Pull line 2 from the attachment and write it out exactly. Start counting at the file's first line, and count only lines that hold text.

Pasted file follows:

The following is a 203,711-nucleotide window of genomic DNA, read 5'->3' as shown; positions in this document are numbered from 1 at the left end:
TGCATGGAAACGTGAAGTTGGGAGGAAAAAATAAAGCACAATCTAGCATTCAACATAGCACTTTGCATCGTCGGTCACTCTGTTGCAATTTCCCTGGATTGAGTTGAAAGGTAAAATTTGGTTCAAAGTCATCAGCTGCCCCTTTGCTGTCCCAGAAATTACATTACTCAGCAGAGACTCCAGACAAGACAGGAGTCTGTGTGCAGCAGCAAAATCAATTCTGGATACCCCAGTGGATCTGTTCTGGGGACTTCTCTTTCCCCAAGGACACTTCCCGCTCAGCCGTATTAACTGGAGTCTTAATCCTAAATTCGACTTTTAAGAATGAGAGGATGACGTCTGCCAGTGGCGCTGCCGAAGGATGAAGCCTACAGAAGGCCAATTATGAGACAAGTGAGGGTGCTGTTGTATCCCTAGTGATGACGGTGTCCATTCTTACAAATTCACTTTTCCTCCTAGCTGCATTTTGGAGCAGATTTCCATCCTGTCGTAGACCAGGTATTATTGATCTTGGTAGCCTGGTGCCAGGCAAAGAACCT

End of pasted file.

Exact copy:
TGCATGGAAACGTGAAGTTGGGAGGAAAAAATAAAGCACAATCTAGCATTCAACATAGCACTTTGCATCGTCGGTCACTCTGTTGCAATTTCCCTGGATTGAGTTGAAAGGTAAAATTTGGTTCAAAGTCATCAGCTGCCCCTTTGCTGTCCCAGAAATTACATTACTCAGCAGAGACTCCAGACAAGACAGGAGTCTGTGTGCAGCAGCAAAATCAATTCTGGATACCCCAGTGGATCTGTTCTGGGGACTTCTCTTTCCCCAAGGACACTTCCCGCTCAGCCGTATTAACTGGAGTCTTAATCCTAAATTCGACTTTTAAGAATGAGAGGATGACGTCTGCCAGTGGCGCTGCCGAAGGATGAAGCCTACAGAAGGCCAATTATGAGACAAGTGAGGGTGCTGTTGTATCCCTAGTGATGACGGTGTCCATTCTTACAAATTCACTTTTCCTCCTAGCTGCATTTTGGAGCAGATTTCCATCCTGTCGTAGACCAGGTATTATTGATCTTGGTAGCCTGGTGCCAGGCAAAGAACCT